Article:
General Douglas McArthur wrote the following spiritual legacy to his son, “Build me a son, O Lord, who will be strong enough to know when he is weak and brave enough to face himself when he is afraid, one who will reach into the future, yet never forget his past.”
I shared those words with Governor Mario Cuomo the last time I spoke with him at a public event. I told him that the word for inheritance in Hebrew has as its root the word for river because we believe that the real bequest of a parent to a child is not that which is transmitted upon death, but taught throughout life. Thus, Governor Mario Cuomo and his loving wife Matilda were able to see a living legacy of commitment to community pass from generation to generation. He taught us look forward, and still look back at a glorious past.
At the funeral, Governor Andrew Cuomo gave a most moving tribute in which he spoke of the love and respect of a child to a parent. I thought to myself that it is expected that parents are proud of their children. How touching it is when we hear children are proud of their parents. It is said that children want three things from their parents: “a hand to hold, a shoulder upon which to lean and above all an example from which to learn.”
When I spoke with the Governor at the wake of his father, I mentioned to him that we spend much time expanding our professional resumes, but ultimately our kids remember most, not the hours we spent in the office, but the concentrated hours we spent with them. As the late Senator Paul Tsongas of Massachusetts said, “No one at the end of life ever says, I should have spent more time in the business.”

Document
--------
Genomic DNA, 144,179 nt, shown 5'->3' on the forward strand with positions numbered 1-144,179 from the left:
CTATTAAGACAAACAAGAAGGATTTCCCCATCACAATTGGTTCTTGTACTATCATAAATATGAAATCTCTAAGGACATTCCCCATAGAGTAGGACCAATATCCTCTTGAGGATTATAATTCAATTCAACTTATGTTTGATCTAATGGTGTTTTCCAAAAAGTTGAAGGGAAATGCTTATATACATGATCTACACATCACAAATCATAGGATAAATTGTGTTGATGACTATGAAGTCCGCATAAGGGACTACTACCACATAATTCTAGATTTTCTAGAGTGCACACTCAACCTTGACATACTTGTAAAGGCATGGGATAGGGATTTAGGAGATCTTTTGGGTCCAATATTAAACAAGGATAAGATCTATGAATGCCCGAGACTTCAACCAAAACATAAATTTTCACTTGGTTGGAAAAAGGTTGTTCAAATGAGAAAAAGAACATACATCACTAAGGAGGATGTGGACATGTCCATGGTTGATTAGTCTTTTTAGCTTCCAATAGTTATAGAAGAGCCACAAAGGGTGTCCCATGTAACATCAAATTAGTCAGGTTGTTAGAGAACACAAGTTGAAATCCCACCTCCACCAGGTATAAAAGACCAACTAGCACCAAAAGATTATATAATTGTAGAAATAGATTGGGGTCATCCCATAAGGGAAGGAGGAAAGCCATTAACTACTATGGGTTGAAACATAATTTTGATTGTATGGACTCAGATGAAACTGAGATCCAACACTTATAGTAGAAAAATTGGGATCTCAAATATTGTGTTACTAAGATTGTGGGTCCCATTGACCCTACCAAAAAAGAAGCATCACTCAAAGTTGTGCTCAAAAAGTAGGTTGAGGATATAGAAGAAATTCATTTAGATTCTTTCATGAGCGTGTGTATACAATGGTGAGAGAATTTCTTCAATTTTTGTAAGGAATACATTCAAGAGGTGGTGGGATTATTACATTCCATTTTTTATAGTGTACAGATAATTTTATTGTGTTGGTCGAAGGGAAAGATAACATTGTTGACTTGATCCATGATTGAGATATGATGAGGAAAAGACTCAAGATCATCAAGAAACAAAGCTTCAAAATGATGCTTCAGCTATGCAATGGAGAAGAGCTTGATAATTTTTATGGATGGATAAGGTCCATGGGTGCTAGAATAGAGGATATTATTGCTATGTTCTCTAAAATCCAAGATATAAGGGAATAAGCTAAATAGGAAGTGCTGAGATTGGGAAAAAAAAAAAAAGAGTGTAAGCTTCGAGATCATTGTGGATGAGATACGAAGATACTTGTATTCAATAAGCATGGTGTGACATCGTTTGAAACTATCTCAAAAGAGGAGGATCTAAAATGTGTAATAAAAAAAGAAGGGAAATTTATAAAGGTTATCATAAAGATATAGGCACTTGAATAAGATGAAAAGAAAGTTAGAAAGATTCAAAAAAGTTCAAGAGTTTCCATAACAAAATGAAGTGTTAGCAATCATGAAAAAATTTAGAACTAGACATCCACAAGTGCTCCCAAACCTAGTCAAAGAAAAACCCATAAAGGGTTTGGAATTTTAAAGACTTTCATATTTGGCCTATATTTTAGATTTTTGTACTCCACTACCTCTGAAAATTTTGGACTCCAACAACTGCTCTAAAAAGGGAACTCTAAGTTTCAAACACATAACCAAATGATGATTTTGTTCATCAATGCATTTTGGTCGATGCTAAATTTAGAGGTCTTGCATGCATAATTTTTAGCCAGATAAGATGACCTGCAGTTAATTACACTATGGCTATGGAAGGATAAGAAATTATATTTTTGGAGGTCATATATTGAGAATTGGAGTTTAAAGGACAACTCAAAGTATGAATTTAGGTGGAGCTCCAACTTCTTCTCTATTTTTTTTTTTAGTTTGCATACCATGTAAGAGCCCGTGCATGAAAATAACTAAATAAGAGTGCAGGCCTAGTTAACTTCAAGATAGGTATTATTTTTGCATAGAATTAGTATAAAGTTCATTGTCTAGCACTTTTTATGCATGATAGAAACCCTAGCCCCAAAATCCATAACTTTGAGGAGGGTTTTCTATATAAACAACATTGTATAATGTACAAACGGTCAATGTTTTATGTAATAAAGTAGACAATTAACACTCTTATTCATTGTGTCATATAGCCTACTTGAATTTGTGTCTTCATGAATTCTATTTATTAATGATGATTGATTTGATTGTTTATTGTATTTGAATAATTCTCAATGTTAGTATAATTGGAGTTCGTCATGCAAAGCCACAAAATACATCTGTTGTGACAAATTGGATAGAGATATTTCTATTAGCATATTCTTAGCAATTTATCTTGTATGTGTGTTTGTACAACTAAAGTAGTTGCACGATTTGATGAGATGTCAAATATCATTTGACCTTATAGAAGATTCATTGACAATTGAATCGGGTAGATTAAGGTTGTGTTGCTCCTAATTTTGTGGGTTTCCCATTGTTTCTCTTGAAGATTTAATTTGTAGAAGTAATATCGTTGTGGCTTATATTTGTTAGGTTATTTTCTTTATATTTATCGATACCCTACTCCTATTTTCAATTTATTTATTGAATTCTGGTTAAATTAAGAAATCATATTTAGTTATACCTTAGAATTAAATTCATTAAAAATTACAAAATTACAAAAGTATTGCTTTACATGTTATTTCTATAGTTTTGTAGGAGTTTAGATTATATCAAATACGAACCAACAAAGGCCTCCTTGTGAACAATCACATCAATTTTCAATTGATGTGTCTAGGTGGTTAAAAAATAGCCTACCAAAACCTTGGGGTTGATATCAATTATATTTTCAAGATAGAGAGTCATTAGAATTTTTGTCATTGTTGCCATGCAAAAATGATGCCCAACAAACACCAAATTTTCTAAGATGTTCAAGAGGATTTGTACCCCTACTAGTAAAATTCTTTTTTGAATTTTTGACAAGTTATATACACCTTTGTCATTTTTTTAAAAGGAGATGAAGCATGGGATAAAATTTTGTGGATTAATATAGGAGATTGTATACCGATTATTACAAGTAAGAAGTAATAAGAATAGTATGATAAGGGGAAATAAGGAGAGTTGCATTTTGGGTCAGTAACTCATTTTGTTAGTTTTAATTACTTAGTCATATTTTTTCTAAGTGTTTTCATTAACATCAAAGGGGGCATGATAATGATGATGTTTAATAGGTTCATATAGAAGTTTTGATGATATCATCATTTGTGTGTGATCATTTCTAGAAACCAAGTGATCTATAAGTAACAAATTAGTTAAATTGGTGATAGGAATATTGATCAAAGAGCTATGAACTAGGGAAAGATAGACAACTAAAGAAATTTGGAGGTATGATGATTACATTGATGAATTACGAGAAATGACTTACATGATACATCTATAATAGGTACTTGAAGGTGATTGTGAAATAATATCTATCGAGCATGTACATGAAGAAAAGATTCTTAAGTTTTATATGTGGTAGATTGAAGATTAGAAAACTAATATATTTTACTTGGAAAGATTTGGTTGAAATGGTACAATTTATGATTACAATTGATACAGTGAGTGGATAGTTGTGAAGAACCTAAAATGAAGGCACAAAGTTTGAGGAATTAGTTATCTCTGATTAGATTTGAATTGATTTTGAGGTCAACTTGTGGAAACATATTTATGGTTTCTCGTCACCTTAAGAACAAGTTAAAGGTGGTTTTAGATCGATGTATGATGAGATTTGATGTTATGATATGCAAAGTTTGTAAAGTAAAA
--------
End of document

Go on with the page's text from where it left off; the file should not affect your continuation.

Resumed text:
His wife, Matilda, reminded me of her husband’s close friend, the man the Roman Catholic Governor called his rabbi, Israel Mowshowitz, my predecessor at the New York Board of Rabbis, and Cuomo’s neighbor in Queens–who was the pulpit rabbi at the Hillcrest Jewish Center and the first Jewish community liaison appointed by a governor in the State. Cuomo gave him the title of special assistant for community affairs in the governor’s office, where he negotiated issues between the state and religious groups. The widow told me how much they miss the good rabbi, and how closely intertwined their families still are.
The Governor’s funeral was both simple and elegant, personal, and yet, far reaching. I think that each of us attending the funeral hoped that our children would speak of us one day with the depth of love expressed at the service. Vice President Joe Biden and Senator Schumer came to the wake; Mayors Michael Bloomberg and Bill DeBlasio were at the funeral, as were the Clintons and other dignitaries…as well as the working people of New York that he cared about so much.
It is said that at the end of our lives, the question will not be how much have we taken, but how much have we given, not how much have we saved, but how much have we served because the real measure of life is not duration, but rather donation.”
As Governor Andrew Cuomo said of his father, who passed just hours after his son was sworn in for a second term: “For Mario Cuomo, the purpose of life was clear–to help those in need and leave the world a better place–Mathew 25. Tikkun Olam, to heal the divide. Tzedakah, to do justice. It’s that simple and yet that profound. It’s that easy, and yet that hard. By any measure, Mario Cuomo’s voice inspired generations, his government initiatives helped millions live better lives; he left the world better than he found it. His list of opponents goes on and on. Leading opponent of the death penalty, electing the first African American to the Court of Appeals. His Liberty Scholarship Programs. His pioneering child health insurance program. A leader in AIDS treatment research.
“New York is a better state thanks to Mario Cuomo.”
The world is a better place thanks to Mario Cuomo. I believe that the lasting legacy of Governor Mario Cuomo is that we should always have hope in a great tomorrow–remembering how he pulled the city together in the worst of times, and that we should have pride in glorious past accomplishments.
We will find that vision when parents and children walk together with love for and loyalty to one another.
By Rabbi Joseph Potasnik
(Executive Director of the New York Board of Rabbis, special to JLNJ)